The Chinese-built Great Wall Steed pick-up has been a common site on Australian roads for some years. Great Wall has more than 35 years experience of building pick-ups, and now they are appearing on roads in the UK, writes Ian Strachan.

And it’s a case of back to the future. Pick-ups used to be workhorses; a tough, uncompromising package with little thought given to design, comfort and specification. It did a job, didn’t cost too much, and that would be it.

Then pick-ups became cool. A 21st century pick-up is a fashion statement. That means it has to look good, be at least as comfortable as car, and come with all the goodies you’d expect on an upmarket saloon. But the Steed has put the brakes on that. Although it makes some concessions to comfort and convenience (heated leather seats, manual air-conditioning, and a half-decent radio/CD) this pick-up goes back to basics. It is unashamedly a work horse.

Imported by the West Bromwich-based International Motors Group, the Steed has a no-nonsense crew cab body, and plenty of room in the back, with a low loading sill. My SE test vehicle was fitted with a hardtop over the load-space, and a rear step, which add to its practicality.

The Steed is powered by a hefty two- litre diesel unit. It sounds tough and is tough – a growling 139 bhp engine with plenty of grunt if you need it for towing or off-roading. It’s unpretentious and fairly noisy, but delivers more power than many larger engines. The six-speed manual transmission is a little notchy, but does the job.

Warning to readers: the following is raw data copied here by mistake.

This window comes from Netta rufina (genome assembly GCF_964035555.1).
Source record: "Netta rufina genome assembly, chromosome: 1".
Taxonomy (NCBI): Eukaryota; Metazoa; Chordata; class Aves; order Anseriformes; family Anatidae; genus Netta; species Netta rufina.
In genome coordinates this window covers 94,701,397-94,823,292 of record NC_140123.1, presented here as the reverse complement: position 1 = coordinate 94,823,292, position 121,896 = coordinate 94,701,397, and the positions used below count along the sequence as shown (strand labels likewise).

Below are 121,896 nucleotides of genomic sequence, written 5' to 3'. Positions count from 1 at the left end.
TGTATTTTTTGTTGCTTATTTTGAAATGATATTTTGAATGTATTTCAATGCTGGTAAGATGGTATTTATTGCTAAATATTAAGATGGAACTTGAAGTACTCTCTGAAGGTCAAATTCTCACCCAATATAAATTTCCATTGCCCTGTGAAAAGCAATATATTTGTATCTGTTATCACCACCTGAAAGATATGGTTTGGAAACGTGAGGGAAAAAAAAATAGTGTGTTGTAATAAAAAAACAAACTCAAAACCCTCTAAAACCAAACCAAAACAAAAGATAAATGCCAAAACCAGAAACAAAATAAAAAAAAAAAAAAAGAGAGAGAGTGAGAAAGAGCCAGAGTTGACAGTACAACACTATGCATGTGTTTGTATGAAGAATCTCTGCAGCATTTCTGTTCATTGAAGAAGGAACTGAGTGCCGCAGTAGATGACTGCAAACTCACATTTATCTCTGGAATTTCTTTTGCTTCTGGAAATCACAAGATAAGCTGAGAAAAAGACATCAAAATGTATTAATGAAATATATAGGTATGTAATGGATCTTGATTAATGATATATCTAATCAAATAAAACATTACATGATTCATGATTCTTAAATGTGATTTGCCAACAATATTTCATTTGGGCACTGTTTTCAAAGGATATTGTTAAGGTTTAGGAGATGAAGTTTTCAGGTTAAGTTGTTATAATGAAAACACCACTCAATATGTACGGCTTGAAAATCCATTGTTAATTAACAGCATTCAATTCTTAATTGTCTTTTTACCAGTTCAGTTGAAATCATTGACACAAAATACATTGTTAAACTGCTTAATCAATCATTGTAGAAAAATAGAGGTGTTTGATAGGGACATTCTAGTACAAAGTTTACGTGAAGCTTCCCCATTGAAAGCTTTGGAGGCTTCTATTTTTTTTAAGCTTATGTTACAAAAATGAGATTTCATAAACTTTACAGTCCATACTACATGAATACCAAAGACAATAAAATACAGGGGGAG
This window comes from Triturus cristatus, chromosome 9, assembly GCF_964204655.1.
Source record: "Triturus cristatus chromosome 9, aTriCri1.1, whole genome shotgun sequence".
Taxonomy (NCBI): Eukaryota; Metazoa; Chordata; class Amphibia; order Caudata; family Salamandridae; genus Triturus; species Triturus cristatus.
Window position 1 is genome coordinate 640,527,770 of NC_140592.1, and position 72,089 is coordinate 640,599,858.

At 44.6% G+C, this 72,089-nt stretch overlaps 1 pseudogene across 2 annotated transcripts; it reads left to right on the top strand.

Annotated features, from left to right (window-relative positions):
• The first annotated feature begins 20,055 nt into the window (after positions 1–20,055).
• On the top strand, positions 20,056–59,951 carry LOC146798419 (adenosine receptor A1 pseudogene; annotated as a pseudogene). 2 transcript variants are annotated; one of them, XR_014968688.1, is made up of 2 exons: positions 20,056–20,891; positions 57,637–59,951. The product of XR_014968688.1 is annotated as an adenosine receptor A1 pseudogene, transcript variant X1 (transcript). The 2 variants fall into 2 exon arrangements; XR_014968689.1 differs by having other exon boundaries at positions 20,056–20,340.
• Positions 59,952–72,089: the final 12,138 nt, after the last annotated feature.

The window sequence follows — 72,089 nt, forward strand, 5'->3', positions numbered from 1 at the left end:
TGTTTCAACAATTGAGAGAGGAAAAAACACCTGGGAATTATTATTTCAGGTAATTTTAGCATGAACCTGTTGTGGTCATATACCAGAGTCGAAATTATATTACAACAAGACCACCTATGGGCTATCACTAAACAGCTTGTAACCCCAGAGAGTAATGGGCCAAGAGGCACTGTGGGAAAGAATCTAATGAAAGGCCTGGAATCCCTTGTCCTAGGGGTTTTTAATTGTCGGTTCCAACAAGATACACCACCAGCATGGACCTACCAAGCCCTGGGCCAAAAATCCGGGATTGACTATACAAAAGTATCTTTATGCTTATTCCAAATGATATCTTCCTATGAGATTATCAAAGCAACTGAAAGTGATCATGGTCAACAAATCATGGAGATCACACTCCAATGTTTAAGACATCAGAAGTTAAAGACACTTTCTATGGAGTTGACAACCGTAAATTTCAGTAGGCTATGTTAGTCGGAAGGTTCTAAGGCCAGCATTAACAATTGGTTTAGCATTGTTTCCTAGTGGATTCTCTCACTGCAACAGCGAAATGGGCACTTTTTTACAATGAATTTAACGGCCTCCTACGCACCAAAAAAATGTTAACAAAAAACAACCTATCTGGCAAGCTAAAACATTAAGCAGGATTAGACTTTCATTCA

Despite its size, the Steed can still return fuel economy figures of 33 miles to the gallon in mixed driving.

It handles pretty well, too. Suspension is soft, which means you’ll roll around corners, but straight-line handling is comfortable. Four wheel drive can be engaged electronically.

There’s plenty of room for five people in this vehicle, with good headroom. SE specification also gives you chrome side bars, a liner in the load area and rear parking sensors.

The Steed is uncomplicated in its construction. A separate steel body shell is mounted on a ladder frame chassis, strengthened by hefty cross members. It’s all a bit arcane, but it does the job.

Where the Steed really scores is on price. The range starts at just £17,941 which is not much more than half the price of some of its competitors. The SE spec which I tested is £20,341 – still good value.

Public utilities, farmers and construction workers will find this a comfortable working vehicle. It’s not particularly sophisticated, but it doesn’t try to be. Plus you get a three year/60,000 warranty for peace of mind.

Motoring Reviews are bought to you courtesy of Midlands Business News and its Motoring Editor Ian Strachan of Ian Strachan Communications